Successfully reported this slideshow.
We use your LinkedIn profile and activity data to personalize ads and to show you more relevant ads. You can change your ad preferences anytime.
Upcoming SlideShare
×

# Statr session 25 and 26

375 views

Published on

Praxis Weekend Business Analytics

Published in: Education
• Full Name
Comment goes here.

Are you sure you want to Yes No
Your message goes here
• Be the first to comment

• Be the first to like this

### Statr session 25 and 26

1. 1. Time Series Forecasting: Objectives • Gain a general understanding of time series forecasting techniques. • Understand the four possible components of time-series data. • Understand stationary forecasting techniques. • Understand how to use regression models for trend analysis. • Learn how to decompose time-series data into their various elements and to forecast by using decomposition techniques. • Understand the nature of autocorrelation and how to test for it. • Understand auto-regression in forecasting.
2. 2. Time-Series Forecasting • Time-series data: data gathered on a given characteristic over a period of time at regular intervals • Time-series techniques o Attempt to account for changes over time by examining patterns, cycles, trends, or using information about previous time periods o Naive Methods o Averaging o Smoothing o Decomposition of time series data
3. 3. Time Series Components • Trend – long term general direction, typically 8 to 10 years • Cycles (Cyclical effects) – patterns of highs and lows through which data move over time periods usually of more than a year, typically 3 to 5 years • Seasonal effects – shorter cycles, which usually occur in time periods of less than one year. • Irregular fluctuations – rapid changes or “bleeps” in the data, which occur in even shorter time frames than seasonal effects.
4. 4. Time-Series Effects
5. 5. Time Series Components • Stationary time-series - data that contain no trend, cyclical, or seasonal effects. • Error of individual forecast et – the difference between the actual value xt and the forecast of that value Ft i.e.
6. 6. Measurement of Forecasting Error • Error of the Individual Forecast (et = Xt – Ft) is the difference between the actual value xt and the forecast of that value Ft. • Mean Absolute Deviation (MAD) - is the mean, or average, of the absolute values of the errors. • Mean Square Error (MSE) - circumvents the problem of the canceling effects of positive and negative forecast errors. – Computed by squaring each error and averaging the squared errors.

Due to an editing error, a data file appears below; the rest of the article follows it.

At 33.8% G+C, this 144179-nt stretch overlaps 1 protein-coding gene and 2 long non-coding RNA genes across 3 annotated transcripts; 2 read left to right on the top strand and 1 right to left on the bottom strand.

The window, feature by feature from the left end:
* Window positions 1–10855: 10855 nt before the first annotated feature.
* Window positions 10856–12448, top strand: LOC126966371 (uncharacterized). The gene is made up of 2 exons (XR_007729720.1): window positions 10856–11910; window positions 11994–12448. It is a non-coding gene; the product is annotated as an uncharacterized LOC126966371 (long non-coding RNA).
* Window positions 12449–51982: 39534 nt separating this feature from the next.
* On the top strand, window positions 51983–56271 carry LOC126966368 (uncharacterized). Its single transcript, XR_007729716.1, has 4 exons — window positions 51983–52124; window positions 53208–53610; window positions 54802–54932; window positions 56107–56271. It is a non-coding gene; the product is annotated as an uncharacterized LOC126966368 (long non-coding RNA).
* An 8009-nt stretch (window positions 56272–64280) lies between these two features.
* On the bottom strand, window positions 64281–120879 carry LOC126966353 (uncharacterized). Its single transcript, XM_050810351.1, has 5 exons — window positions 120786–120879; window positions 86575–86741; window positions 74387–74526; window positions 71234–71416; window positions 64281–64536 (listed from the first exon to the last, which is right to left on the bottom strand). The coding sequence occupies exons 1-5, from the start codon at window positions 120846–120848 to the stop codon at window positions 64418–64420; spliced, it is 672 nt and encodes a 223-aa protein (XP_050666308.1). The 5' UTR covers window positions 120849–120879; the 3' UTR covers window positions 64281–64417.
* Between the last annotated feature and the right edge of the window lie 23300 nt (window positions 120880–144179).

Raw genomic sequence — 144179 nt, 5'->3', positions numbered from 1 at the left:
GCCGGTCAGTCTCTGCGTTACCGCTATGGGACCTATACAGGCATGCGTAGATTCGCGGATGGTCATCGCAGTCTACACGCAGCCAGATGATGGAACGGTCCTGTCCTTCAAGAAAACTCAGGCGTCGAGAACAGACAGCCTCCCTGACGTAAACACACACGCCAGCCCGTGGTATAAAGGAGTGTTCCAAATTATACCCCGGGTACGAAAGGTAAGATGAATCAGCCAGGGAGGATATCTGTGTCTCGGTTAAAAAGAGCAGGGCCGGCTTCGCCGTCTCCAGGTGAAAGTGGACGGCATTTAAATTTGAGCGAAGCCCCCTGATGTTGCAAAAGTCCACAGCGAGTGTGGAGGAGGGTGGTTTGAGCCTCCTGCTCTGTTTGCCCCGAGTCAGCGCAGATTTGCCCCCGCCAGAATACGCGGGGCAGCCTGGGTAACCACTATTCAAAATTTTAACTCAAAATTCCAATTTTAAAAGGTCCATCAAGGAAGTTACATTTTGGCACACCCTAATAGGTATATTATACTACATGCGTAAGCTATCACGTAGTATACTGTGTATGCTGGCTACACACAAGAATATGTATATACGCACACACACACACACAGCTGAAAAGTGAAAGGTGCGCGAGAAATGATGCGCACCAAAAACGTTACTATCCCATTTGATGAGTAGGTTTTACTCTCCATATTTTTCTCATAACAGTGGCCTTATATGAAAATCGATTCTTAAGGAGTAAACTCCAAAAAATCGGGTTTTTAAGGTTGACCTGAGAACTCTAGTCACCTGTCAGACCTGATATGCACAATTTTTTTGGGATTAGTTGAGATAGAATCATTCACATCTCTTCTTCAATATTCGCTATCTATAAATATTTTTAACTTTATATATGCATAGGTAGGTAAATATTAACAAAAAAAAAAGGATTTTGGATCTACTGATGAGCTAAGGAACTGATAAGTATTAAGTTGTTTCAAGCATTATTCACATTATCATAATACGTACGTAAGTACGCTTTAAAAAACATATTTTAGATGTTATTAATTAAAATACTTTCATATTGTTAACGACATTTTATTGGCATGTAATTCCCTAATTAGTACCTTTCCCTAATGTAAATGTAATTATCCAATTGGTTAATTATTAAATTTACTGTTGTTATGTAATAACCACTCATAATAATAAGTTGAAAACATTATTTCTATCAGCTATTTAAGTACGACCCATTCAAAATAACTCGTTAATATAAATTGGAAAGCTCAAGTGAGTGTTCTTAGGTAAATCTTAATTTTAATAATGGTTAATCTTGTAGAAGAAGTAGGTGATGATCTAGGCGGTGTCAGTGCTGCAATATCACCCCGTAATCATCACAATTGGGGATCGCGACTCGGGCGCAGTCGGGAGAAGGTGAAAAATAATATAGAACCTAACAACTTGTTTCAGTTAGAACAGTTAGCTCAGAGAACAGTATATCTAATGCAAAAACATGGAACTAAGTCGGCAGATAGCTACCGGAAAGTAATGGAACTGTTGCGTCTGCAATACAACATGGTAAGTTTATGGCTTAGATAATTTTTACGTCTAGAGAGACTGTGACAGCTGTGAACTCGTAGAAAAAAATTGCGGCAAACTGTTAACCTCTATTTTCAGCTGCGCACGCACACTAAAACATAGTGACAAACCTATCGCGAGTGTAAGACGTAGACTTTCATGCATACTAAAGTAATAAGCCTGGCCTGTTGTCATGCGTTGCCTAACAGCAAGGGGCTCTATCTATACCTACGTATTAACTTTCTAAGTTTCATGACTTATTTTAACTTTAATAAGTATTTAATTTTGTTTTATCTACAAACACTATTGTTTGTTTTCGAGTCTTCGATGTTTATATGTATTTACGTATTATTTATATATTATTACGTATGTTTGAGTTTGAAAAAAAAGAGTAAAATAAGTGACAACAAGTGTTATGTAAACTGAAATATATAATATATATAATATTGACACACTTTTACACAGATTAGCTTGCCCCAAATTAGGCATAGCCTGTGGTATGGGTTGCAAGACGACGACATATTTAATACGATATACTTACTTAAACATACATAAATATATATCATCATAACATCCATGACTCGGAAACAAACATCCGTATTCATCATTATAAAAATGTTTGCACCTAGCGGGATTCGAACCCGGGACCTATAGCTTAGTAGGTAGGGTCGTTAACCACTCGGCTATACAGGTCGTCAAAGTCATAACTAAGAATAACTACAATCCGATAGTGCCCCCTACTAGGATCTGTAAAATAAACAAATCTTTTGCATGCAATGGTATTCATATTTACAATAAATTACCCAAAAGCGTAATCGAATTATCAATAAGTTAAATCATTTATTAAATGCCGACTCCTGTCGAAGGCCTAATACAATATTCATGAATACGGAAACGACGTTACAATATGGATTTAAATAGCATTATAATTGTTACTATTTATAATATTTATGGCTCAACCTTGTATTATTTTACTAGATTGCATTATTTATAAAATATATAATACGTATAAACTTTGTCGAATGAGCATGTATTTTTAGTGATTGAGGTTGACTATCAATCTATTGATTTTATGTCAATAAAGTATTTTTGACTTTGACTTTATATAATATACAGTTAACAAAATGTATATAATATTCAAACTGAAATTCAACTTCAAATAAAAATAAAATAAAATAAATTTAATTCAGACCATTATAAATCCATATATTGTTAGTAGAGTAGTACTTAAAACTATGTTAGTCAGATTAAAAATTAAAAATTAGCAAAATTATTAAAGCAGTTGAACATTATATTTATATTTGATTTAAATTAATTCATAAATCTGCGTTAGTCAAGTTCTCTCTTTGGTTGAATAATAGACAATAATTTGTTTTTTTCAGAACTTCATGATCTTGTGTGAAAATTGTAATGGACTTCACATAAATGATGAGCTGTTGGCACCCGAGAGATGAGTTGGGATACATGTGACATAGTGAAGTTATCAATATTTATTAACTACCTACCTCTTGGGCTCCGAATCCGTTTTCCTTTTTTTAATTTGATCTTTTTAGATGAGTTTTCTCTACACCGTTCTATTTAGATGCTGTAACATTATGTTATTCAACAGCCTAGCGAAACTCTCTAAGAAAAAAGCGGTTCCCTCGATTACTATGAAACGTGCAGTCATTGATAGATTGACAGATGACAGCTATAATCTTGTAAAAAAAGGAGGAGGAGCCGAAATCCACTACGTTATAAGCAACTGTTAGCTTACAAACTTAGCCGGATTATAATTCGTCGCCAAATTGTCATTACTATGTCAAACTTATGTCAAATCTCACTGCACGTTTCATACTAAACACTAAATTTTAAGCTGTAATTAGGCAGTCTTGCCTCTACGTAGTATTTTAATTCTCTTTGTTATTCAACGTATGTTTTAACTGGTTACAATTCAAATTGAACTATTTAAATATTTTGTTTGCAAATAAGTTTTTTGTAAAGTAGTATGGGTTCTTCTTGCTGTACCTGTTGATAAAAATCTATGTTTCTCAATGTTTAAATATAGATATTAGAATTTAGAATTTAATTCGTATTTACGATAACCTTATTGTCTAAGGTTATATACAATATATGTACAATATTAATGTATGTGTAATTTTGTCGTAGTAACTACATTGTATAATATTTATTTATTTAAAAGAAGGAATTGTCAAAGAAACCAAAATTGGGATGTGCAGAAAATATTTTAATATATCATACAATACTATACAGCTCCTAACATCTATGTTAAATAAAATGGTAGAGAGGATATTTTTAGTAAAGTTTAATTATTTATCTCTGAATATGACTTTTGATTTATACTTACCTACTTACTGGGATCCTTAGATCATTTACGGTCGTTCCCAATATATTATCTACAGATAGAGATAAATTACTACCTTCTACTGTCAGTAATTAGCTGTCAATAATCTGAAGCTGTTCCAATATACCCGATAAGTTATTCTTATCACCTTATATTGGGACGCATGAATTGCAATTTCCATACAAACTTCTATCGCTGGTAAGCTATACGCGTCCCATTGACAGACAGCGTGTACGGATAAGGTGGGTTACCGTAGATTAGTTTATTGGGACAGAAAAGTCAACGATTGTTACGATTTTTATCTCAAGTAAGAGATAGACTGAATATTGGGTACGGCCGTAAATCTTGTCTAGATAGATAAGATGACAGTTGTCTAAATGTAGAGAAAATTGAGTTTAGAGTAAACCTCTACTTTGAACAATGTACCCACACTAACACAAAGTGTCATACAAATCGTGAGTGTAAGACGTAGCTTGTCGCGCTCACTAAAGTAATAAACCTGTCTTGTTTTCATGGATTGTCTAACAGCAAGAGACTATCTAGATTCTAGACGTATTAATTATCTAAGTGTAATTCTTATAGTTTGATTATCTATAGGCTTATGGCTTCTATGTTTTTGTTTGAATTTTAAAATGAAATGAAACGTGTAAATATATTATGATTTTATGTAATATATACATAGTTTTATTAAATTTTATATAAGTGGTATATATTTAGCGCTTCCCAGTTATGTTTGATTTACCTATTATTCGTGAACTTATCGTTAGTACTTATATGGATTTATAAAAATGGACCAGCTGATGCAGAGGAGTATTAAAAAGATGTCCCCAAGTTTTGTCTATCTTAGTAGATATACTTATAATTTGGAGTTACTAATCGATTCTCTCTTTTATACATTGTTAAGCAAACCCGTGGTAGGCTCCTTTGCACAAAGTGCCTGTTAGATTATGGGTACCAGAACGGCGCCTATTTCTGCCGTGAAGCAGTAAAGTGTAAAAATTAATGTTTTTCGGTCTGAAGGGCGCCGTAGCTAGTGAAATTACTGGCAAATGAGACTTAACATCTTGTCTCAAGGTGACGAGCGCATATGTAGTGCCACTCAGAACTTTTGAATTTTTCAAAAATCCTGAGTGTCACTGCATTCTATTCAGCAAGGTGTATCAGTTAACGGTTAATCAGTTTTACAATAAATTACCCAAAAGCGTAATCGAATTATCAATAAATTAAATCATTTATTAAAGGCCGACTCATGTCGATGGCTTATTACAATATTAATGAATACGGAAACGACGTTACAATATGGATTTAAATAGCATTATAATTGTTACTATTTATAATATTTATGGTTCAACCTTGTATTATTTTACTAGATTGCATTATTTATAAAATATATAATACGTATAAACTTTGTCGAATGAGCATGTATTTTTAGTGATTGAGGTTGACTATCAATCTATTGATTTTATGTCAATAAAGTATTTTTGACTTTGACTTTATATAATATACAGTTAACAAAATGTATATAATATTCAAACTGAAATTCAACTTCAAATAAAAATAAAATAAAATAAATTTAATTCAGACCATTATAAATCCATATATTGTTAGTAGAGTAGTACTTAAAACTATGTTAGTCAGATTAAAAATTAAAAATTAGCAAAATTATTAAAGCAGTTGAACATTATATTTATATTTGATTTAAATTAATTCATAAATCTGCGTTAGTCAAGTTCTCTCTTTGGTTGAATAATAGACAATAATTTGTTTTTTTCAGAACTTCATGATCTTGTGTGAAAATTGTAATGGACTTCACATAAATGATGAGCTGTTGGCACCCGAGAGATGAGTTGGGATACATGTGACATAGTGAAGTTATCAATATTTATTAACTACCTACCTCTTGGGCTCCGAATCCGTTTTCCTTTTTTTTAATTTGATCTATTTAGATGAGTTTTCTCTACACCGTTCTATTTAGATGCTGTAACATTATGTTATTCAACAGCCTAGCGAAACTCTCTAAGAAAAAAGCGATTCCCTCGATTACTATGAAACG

7. 7. Measurement of Forecasting Error • Mean Percentage Error (MPE) – average of the percentage errors of a forecast • Mean Absolute Percentage Error (MAPE) – average of the absolute values of the percentage errors of a forecast • Mean Error (ME) – average of all the errors of forecast for a group of data
8. 8. Nonfarm Partnership Tax Returns: Actual and Forecast with = .7 Year Actual Forecast Error 1 1402 2 1458 1402.0 56.0 3 1553 1441.2 111.8 4 1613 1519.5 93.5 5 1676 1584.9 91.1 6 1755 1648.7 106.3 7 1807 1723.1 83.9 8 1824 1781.8 42.2 9 1826 1811.3 14.7 10 1780 1821.6 -41.6 11 1759 1792.5 -33.5
9. 9. Mean Absolute Deviation (MAD): Nonfarm Partnership Forecasted Data Year Actual Forecast Error |Error| 1 1402.0 2 1458.0 1402.0 56.0 56.0 3 1553.0 1441.2 111.8 111.8 4 1613.0 1519.5 93.5 93.5 5 1676.0 1584.9 91.1 91.1 6 1755.0 1648.7 106.3 106.3 7 1807.0 1723.1 83.9 83.9 8 1824.0 1781.8 42.2 42.2 9 1826.0 1811.3 14.7 14.7 10 1780.0 1821.6 -41.6 41.6 11 1759.0 1792.5 -33.5 33.5 674.5
10. 10. Mean Square Error (MSE): Nonfarm Partnership Forecasted Data Year Actual Forecast Error Error2 1 1402 2 1458 1402.0 56.0 3 1553 1441.2 111.8 4 1613 1519.5 93.5 5 1676 1584.9 91.1 6 1755 1648.7 106.3 7 1807 1723.1 83.9 8 1824 1781.8 42.2 9 1826 1811.3 14.7 10 1780 1821.6 -41.6 11 1759 1792.5 -33.5 55864.2 3136.0 12499.2 8749.7 8292.3 11303.6 7038.5 1778.2 214.6 1731.0 1121.0
11. 11. Smoothing Techniques • Smoothing techniques produce forecasts based on “smoothing out” the irregular fluctuation effects in the time-series data • Naive Forecasting Models - simple models in which it is assumed that the more recent time periods of data represent the best predictions or forecasts for future outcomes
12. 12. Smoothing Techniques • Averaging Models - the forecast for time period t is the average of the values for a given number of previous time periods: o Simple Averages o Moving Averages o Weighted Moving Averages • Exponential Smoothing - is used to weight data from previous time periods with exponentially decreasing importance in the forecast.
13. 13. Simple Average Model The forecast for time period t is the average of the values for a given number of previous time periods. Month Year Cents per Gallon Month Year Cents per Gallon January 2 61.3 January 3 58.2 February 63.3 February 58.3 March 62.1 March 57.7 April 59.8 April 56.7 May 58.4 May 56.8 June 57.6 June 55.5 July 55.7 July 53.8 August 55.1 August 52.8 September 55.7 September October 56.7 October November 57.2 November December 58.0 December The monthly average last 12 months was 56.45, so I predict 56.45 for September.